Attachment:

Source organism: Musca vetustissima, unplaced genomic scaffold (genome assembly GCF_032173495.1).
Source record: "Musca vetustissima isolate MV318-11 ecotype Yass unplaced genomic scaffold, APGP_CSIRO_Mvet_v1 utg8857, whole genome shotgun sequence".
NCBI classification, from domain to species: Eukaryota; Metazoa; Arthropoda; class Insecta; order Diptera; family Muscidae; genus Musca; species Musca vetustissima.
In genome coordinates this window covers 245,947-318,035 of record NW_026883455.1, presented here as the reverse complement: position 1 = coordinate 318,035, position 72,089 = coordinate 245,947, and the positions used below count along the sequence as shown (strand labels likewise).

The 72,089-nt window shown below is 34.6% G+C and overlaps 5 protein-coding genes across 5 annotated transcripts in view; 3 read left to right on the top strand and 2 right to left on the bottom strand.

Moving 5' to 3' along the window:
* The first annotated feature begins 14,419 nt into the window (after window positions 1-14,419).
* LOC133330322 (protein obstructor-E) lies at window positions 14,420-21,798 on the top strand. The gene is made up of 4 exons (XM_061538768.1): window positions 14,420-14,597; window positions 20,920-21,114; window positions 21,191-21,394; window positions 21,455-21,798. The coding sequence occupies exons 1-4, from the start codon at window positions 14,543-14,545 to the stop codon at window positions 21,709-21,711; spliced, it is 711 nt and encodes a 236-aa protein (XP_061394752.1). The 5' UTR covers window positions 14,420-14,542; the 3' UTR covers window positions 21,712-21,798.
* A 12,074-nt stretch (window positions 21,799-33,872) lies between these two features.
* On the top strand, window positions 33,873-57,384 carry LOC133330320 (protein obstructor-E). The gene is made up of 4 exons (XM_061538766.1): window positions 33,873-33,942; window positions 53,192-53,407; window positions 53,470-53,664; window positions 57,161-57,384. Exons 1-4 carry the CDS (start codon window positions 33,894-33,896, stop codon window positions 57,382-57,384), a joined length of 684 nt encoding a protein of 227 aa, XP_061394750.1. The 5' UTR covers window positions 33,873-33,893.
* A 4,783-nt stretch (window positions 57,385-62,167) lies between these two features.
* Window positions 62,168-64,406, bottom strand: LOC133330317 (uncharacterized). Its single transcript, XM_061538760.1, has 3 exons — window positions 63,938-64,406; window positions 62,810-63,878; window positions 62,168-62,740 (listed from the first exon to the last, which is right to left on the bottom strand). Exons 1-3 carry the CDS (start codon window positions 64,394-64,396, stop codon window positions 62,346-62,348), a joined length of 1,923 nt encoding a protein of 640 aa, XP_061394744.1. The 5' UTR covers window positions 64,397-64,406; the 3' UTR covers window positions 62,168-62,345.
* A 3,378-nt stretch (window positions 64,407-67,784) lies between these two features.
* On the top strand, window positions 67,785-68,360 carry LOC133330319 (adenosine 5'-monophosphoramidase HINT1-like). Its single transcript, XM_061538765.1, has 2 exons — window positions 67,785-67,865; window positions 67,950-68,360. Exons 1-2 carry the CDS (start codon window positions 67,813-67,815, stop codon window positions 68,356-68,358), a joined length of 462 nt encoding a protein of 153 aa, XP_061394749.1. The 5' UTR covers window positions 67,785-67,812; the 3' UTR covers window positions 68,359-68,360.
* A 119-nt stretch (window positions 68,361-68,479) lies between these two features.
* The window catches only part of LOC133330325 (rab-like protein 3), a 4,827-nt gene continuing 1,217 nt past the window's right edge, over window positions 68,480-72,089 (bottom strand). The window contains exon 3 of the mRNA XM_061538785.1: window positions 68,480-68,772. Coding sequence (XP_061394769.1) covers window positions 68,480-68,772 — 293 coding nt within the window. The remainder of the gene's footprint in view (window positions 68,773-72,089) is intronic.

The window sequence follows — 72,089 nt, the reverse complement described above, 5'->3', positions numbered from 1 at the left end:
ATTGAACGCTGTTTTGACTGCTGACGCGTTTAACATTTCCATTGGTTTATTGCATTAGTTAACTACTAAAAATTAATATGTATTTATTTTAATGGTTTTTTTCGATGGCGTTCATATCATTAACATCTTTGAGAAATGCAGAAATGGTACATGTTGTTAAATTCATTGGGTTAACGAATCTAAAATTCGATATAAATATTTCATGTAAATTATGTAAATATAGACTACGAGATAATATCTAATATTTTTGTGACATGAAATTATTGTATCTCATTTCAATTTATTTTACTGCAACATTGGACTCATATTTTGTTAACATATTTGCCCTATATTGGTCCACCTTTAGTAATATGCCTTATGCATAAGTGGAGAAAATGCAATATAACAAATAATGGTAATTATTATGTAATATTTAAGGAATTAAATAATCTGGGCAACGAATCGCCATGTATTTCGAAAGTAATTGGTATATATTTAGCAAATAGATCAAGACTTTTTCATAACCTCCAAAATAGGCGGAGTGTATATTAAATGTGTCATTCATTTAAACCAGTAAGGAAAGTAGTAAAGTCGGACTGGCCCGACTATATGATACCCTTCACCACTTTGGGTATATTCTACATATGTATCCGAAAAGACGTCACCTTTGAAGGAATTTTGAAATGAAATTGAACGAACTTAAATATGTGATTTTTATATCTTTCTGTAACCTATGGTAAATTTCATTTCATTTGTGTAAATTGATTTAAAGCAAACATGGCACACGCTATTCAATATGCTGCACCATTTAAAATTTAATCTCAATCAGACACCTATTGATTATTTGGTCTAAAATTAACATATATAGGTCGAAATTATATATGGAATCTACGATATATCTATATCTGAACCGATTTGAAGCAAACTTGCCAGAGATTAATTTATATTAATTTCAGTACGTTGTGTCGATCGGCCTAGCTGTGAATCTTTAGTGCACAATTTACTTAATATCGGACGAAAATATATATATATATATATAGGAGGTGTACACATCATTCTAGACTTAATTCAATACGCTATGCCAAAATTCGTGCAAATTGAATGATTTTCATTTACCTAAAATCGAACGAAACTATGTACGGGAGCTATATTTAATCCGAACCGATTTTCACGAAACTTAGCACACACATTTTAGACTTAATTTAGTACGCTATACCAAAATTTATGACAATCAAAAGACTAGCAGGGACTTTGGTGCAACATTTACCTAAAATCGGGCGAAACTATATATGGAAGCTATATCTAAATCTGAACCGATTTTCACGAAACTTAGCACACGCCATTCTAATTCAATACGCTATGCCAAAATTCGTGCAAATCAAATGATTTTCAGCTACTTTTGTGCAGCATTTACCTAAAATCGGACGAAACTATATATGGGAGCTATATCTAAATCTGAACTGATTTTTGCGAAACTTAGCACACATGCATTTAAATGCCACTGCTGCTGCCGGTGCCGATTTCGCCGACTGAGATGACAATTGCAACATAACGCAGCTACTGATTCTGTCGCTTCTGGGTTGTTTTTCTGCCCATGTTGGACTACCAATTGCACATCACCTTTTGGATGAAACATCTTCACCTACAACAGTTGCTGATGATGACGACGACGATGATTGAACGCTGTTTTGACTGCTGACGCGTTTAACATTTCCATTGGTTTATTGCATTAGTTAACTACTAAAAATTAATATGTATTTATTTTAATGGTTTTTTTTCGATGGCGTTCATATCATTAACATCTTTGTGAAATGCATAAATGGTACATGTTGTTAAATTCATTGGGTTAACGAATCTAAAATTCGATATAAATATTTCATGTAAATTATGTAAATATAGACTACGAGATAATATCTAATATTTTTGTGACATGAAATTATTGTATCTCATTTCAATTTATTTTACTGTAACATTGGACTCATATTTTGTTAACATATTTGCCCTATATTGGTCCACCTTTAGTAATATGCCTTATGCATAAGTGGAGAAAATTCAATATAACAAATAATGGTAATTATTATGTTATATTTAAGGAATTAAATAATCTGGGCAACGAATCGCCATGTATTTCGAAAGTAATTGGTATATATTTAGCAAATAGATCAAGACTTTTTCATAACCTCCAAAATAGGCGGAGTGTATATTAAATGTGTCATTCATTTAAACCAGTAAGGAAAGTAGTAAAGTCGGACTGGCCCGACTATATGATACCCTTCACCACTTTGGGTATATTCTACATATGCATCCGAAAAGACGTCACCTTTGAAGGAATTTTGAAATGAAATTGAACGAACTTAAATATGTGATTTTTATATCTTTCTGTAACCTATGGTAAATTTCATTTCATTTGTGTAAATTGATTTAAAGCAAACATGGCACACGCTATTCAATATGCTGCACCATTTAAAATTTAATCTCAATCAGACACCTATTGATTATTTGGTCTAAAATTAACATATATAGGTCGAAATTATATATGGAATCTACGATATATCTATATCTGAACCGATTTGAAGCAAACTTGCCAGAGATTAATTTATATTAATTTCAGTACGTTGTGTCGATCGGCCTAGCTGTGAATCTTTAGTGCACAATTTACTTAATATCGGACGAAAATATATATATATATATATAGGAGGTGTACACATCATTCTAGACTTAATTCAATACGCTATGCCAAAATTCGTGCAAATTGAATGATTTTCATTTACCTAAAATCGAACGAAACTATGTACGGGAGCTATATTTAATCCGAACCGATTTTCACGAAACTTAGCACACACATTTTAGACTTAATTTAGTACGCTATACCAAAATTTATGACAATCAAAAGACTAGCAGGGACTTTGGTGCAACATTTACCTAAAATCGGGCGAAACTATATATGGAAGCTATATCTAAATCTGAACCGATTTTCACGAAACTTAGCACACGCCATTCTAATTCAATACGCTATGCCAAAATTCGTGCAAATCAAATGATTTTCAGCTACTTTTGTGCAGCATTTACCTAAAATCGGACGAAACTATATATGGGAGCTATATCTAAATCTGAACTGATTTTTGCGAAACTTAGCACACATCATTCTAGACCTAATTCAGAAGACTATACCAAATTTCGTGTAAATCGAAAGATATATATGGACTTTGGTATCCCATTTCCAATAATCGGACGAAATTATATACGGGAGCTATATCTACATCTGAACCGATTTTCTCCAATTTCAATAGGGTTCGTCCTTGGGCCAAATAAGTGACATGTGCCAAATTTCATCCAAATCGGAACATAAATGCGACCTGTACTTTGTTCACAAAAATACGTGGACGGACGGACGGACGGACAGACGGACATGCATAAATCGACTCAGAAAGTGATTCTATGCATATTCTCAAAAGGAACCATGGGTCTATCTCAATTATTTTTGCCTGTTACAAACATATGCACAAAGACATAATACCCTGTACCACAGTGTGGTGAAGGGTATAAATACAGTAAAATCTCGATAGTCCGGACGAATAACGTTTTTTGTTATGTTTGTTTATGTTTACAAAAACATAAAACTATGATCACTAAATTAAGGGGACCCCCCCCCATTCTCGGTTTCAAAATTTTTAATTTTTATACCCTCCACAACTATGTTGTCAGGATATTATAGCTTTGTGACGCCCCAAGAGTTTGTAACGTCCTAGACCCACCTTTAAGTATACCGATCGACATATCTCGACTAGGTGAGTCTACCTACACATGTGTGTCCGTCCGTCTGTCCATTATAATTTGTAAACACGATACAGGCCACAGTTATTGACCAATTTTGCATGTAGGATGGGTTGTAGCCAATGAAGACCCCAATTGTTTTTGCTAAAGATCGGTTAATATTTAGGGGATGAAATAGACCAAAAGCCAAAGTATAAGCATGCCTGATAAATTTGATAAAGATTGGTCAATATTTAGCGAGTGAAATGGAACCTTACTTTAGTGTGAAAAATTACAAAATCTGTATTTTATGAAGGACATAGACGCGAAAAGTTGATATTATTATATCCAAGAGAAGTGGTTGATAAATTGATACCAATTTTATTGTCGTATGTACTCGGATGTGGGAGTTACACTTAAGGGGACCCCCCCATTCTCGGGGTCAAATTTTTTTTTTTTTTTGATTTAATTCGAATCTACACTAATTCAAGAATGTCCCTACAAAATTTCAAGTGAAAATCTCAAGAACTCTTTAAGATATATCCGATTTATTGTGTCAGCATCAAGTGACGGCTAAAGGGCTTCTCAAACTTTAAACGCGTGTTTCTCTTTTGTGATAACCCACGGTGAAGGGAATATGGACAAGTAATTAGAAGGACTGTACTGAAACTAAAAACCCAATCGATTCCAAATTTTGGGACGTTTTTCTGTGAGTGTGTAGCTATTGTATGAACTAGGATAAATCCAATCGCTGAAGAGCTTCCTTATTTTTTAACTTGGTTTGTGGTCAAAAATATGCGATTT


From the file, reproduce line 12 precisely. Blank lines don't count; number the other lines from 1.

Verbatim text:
* Window positions 62,168-64,406, bottom strand: LOC133330317 (uncharacterized). Its single transcript, XM_061538760.1, has 3 exons — window positions 63,938-64,406; window positions 62,810-63,878; window positions 62,168-62,740 (listed from the first exon to the last, which is right to left on the bottom strand). Exons 1-3 carry the CDS (start codon window positions 64,394-64,396, stop codon window positions 62,346-62,348), a joined length of 1,923 nt encoding a protein of 640 aa, XP_061394744.1. The 5' UTR covers window positions 64,397-64,406; the 3' UTR covers window positions 62,168-62,345.